Anyways, I jumped in my car and made it to the spot where it had been reported and there it was!
|juvenile White Ibis in Napanee, Lennox and Addington|
I should clarify that it wasn't Jeff Haffner who originally found it. Apparently (according to Terry Sprague) it was Robert Lane who found it on SUNDAY (24 August). I'm kind of glad that I didn't see Terry's post though since it sounded from his message like the bird had disappeared and I might have waited until someone re-found it.Jeff Haffner found a young White Ibis this morning at 7 am in Napanee. I arrived at 935 and found it in roughly the same location. However, while I had my glasses off trying to get a phonescoped photo it disappeared. I didn't see it move but when I couldnt find it in my scope and put my glasses on I couldn't see it. I wasn't looking down for long so I don't think it flew but rather walked around a bend in the creek and out of sight. I did manage a couple photos that I will post on my blog when I get home.Directions. Get off the 401 at exit 579 and go south to Jim Kimmet blvd and turn right (west). Just before the Wal-mart there is a bridge over the creek. Park before the bridge but be sure not to block the fire hydrant. The bird was north of the bridge in the creek before the bend.Will post if I can refind it.
White Ibis is a really great bird in Ontario, with just five previous records accepted by the Ontario Bird Records Committee. And of those, only one of them stayed in one place for more than a day. Here are the previous records as published by the OBRC:
- 1, juvenal, 27 September 1970, Point Pelee National Park, Essex. Found by Joseph P. Kleiman, T. Dennis Coskren, Dennis F. Rupert, Alfred H. Rider, Jeffrey A. Greenhouse, William W. Smith, Norm Chesterfield, Ray Knight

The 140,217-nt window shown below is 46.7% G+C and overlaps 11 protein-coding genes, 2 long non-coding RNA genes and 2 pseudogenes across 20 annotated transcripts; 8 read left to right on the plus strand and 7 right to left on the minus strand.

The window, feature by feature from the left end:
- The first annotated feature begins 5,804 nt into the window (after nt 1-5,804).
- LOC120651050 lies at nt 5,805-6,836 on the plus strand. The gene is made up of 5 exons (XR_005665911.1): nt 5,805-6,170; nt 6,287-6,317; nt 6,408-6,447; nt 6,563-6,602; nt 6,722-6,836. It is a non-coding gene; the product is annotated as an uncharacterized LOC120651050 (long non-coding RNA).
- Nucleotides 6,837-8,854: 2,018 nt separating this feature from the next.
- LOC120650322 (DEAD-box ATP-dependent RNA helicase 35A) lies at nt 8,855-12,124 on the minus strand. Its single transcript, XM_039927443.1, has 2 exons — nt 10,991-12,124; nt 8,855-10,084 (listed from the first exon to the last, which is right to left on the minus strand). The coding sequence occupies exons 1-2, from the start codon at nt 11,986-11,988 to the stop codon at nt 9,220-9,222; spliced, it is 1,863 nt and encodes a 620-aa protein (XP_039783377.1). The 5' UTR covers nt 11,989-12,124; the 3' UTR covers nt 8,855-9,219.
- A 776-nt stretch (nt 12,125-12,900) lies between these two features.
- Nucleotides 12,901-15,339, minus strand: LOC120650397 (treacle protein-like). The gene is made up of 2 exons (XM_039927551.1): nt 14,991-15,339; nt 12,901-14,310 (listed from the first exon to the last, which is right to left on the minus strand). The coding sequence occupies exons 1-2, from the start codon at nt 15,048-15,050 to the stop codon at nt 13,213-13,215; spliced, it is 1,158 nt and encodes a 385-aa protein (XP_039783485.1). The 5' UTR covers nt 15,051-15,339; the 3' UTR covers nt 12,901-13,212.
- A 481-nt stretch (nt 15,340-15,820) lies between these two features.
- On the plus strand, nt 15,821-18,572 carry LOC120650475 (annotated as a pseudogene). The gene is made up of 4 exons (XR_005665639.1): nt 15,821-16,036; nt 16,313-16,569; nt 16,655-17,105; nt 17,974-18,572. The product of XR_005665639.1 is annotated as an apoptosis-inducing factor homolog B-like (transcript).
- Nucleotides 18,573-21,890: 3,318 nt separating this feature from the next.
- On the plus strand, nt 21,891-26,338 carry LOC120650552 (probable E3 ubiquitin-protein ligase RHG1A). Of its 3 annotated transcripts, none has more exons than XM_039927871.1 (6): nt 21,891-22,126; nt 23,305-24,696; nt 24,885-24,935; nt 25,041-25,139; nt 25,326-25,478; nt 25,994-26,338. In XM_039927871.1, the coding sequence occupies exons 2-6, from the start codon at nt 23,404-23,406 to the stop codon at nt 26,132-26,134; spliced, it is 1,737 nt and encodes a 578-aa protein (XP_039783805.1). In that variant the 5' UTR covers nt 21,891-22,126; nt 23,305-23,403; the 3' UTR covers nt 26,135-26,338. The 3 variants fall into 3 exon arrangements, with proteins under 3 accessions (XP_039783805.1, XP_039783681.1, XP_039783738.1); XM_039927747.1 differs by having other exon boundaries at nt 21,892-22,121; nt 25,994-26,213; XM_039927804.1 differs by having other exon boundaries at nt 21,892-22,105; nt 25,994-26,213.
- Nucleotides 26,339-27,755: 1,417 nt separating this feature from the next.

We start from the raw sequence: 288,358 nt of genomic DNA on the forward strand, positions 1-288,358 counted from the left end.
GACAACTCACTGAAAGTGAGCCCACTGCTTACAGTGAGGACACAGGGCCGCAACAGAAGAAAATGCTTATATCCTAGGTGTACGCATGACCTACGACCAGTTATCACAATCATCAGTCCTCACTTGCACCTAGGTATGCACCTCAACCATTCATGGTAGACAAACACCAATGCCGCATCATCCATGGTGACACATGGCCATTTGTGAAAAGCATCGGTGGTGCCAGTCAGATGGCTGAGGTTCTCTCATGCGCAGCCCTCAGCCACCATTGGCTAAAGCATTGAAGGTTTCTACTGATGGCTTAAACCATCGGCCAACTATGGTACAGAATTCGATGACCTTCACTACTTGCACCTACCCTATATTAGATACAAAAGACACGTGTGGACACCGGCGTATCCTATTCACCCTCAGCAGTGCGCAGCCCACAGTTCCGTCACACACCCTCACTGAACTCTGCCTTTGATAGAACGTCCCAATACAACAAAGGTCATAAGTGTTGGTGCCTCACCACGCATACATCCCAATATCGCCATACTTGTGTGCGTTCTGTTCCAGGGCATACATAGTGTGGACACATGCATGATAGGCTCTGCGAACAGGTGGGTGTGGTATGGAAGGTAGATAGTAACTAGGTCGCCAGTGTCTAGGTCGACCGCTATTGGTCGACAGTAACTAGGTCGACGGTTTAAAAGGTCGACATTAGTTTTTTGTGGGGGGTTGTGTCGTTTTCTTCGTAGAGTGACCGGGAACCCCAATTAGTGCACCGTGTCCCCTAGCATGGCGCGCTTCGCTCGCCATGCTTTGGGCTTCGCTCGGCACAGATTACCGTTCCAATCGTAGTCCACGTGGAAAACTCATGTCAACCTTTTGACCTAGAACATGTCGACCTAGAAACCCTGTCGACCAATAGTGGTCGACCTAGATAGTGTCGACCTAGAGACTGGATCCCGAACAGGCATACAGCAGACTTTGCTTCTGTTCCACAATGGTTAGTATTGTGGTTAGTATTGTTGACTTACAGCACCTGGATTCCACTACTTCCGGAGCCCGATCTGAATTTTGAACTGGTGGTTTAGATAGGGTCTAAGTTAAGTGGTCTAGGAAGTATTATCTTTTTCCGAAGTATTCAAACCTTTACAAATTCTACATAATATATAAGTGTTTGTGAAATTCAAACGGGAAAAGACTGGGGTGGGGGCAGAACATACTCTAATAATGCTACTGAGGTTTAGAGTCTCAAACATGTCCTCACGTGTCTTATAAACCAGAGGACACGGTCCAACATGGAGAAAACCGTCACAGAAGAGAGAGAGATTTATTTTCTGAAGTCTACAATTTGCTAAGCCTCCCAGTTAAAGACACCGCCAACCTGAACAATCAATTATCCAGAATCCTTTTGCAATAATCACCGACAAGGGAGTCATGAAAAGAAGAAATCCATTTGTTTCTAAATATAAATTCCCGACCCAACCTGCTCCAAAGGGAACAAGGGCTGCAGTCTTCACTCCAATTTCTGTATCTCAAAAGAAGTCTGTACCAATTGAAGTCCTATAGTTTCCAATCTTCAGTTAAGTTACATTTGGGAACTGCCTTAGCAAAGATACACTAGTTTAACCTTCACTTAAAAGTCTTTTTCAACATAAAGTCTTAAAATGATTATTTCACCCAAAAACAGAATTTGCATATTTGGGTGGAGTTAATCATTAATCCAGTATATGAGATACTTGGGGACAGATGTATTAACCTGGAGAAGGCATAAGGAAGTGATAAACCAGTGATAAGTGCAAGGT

- 1, second-year, 12-30 (but only seen 12-14 and 29-30) October 1990, Turkey Point, Norfolk. Found by John Lamey
- 1, 27 June 1998, Pelee Island, Essex. Found by Ethan J. Meleg, David Hodare
- 1, juvenal, 3-6 October 2009, Whitby (3 October), Durham and Prince Edward Point (6 October), Prince Edward. Found by Harvey Gold, Daniel S. Kaczynski, Karl Jennewein
- 2, first alternate, 11 May 2012, Long Point (Old Cut), Norfolk. Found by Stuart A. Mackenzie, Fanny Senez-Gagnon
Anyone who has traveled to the US southeast knows that White Ibis are abundant there, so it's always a bit surprising to me that we don't get more of them here, especially given the propensity for northward post-breeding dispersal by herons in general. It seems likely that this bird made its way north on the same system in the last week or so that has brought at least 2 Snowy Egrets, a Eurasian Collared-Dove, a Violet-green Swallow, and an Ash-throated Flycatcher to southern Ontario (not to mention the Yellow-crowned Night-Heron that's still around). What else it lurking out there to find?
Here's my favourite shot of a White Ibis (this is an adult) from a trip to Florida several years ago. I'm still blown away by it!
|White Ibis in Kissimee, Florida|